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Naval Aviation

F-35 flight

Naval Aviation fulfills an essential part of the Navy/Marine Corps mission. Mobile and quick to respond, Naval Aviation provides a wide range of offensive and defensive assets to deploy around the world wherever they are needed. Those who wear the coveted "Wings of Gold" are grouped into two major career paths: Navy/Marine Corps Pilots and Naval Flight Officers.

As a student naval aviator, you'll study air navigation, flight planning, and meteorology before beginning basic flight training in a high-performance turboprop aircraft. You'll master solo flight, instrument flying, night flying, and basic air combat tactics. Advanced pilot training occurs in one of four naval air communities or "pipelines" --jet, helicopter, turboprop (propeller), or carrier turboprop. When you successfully finish advanced training you'll receive the coveted "wings of gold" and join the most respected aviators in the world-Navy Pilots.

One of your greatest challenges will come with your first carrier landing. This is what naval aviation is all about. You'll bank your plane into a sharp left turn, lining up with the carrier deck while you drop just the right amount of speed and altitude. It's "hook down, wheels down" as the deck approaches at well over 120 miles an hour. You throttle forward to full power as your wheels touch down and your tailhook reaches for the arresting cable. There's no feeling in the world to match it until you taxi your plane to the catapult for your first carrier launch.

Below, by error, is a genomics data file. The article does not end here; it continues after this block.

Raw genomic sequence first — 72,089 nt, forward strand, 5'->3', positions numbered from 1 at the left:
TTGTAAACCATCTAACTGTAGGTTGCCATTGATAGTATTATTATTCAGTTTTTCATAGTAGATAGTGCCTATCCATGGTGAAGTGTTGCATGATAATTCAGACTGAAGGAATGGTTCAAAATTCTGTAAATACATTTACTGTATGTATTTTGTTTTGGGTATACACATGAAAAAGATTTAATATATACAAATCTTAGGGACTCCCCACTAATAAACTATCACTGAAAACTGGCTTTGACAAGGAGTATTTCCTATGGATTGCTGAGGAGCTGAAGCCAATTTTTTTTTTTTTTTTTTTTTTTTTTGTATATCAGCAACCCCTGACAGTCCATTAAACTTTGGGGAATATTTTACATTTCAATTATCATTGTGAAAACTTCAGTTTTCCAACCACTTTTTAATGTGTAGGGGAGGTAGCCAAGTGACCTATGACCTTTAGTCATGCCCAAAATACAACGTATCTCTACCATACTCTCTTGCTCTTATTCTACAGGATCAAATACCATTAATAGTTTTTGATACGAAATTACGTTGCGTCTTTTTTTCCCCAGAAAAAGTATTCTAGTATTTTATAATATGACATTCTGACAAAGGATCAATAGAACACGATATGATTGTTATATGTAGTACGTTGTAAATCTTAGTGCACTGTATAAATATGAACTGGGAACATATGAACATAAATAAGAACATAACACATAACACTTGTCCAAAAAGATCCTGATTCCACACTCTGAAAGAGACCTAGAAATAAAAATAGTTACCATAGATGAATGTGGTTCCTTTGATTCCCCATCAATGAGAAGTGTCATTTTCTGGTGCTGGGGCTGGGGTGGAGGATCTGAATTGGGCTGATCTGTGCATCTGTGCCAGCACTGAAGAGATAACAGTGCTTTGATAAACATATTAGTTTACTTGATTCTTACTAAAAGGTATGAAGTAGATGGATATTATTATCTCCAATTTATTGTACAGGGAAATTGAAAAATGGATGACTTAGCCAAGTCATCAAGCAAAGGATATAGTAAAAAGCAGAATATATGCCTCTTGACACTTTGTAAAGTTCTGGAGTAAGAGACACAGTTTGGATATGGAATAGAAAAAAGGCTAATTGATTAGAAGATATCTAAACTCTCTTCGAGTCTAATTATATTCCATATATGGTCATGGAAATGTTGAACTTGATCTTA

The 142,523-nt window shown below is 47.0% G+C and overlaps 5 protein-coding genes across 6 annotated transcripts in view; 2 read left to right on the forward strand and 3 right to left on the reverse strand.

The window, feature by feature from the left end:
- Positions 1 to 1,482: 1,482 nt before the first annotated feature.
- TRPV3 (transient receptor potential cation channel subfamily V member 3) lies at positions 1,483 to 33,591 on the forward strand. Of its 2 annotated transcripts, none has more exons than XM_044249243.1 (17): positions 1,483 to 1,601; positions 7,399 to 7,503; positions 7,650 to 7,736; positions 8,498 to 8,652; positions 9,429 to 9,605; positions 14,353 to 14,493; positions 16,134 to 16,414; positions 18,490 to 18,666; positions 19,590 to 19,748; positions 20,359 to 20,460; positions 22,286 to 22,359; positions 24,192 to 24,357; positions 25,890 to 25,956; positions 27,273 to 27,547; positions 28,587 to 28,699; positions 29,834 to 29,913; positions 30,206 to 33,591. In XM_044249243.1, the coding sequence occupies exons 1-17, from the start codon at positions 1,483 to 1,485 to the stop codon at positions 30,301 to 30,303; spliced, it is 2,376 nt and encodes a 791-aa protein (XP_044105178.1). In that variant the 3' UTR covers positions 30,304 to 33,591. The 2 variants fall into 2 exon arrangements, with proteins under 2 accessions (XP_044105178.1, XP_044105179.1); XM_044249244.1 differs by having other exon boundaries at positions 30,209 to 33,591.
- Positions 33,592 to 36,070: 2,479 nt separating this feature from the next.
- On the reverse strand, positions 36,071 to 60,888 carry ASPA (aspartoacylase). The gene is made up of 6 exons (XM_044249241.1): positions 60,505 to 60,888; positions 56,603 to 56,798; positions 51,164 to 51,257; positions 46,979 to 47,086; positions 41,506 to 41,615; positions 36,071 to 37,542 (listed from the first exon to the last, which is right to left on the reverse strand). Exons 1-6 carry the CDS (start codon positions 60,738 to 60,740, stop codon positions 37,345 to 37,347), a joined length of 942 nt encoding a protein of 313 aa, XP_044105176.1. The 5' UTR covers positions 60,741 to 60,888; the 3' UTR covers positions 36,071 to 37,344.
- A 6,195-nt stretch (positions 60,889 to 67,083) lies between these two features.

Ultimately, you will be entrusted with responsibility for the most advanced multi-million dollar aircraft in the U.S. Navy's inventory, including the F-35C "Lightning II," F/A-18 "Hornet," P-8A "Poseidon," E-2 "Hawkeye" MH-60 "Seahawk," EA-18G "Growler," CMV-22 "Osprey," or MH-53E "Sea Dragon." For today's junior officer, the challenges of Naval aviation are unequaled. Ultimately, every Navy/Marine Corp pilot should set his/her sights on the command of one of the Naval Service's operational squadrons.

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